NI companies highlight software testing as jobs growth area

21 Jul 20112 Shares

A group of 20 companies in Northern Ireland have come together to encourage people to consider a career in software quality assurance, pledging to create hundreds of jobs between them in this field in the next few years.

Invest Northern Ireland brought the group together, which includes multinational firms such as Openwave, Deloitte, Allstate, NYSE and Liberty IT, as well as local employers, including Almac, First Derivatives and Replify.

In addition to experienced testing professionals, the 20 companies will be aiming to recruit both IT graduates as well as HND and degree students with qualifications in science, technology, engineering and maths and business subjects.

According local ICT trade association Momentum, there’s a global shortage of software testers; a shortage which is due partly to a growing emphasis on quality within the international software industry.

One of the drivers behind this is the need to eradicate the types of software problems that affected the opening of Heathrow’s Terminal 5 three years ago and, more recently, ticketing procedures for the London Olympics.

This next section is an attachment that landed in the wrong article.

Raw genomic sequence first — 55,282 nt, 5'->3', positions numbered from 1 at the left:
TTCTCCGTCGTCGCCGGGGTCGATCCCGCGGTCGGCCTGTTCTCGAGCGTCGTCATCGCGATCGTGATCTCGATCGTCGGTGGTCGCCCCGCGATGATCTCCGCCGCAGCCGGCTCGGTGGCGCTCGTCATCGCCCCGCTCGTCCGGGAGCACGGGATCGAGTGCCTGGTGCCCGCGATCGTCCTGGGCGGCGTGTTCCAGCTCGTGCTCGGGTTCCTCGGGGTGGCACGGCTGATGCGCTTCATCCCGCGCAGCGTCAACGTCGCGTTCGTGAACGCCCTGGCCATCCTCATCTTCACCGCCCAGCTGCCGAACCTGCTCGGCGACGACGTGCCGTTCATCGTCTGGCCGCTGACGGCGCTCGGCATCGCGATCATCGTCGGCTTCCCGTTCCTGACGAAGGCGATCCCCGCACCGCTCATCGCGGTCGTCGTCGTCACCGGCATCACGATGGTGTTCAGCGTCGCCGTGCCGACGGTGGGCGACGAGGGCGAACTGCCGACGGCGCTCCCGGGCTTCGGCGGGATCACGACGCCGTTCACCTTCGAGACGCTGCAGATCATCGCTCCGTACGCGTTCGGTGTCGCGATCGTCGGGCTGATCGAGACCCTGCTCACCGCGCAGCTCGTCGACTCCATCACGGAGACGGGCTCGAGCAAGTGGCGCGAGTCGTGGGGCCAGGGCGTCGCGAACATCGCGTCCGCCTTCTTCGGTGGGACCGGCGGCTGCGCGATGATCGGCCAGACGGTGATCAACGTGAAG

Fallen under the radar

Richard McLaughlin, head of QA/software engineering at telecoms software firm Openwave Systems, believes software testing as a career has fallen under the radar for job seekers due to poor promotion of the importance of the role and the diversity of opportunities available.

The situation, he says, has been compounded by the fact that computer science-based courses in universities and colleges tend to focus on software development.

“In my own case, I originally graduated in accountancy before taking a conversion course that introduced me to a career in software engineering. My own mind was set on a development role, however, having been exposed to both development and testing in BT and Openwave, I enjoyed the system-level view that the testing role afforded me and chose that career path.”

Headquartered in Redwood City, California, Openwave employs almost 540 people worldwide. Its main development centre in Belfast hosts 130 employees, 30 of whom are software quality engineers in roles ranging from graduate level to software QA architect.

“Our testers work as an essential part of a multidisciplinary team covering areas such as functional, load, performance and device testing,” said McLaughlin.

“We offer a well-structured career path where individuals are encouraged to grow and are well rewarded for their efforts. There are also ample opportunities to travel; we have recently sent testers to support customer deployments in Jordan, South Africa, Canada and the US.”

Starting salaries for jobs in software testing are around £20k in Northern Ireland, which is on a par with software developers.

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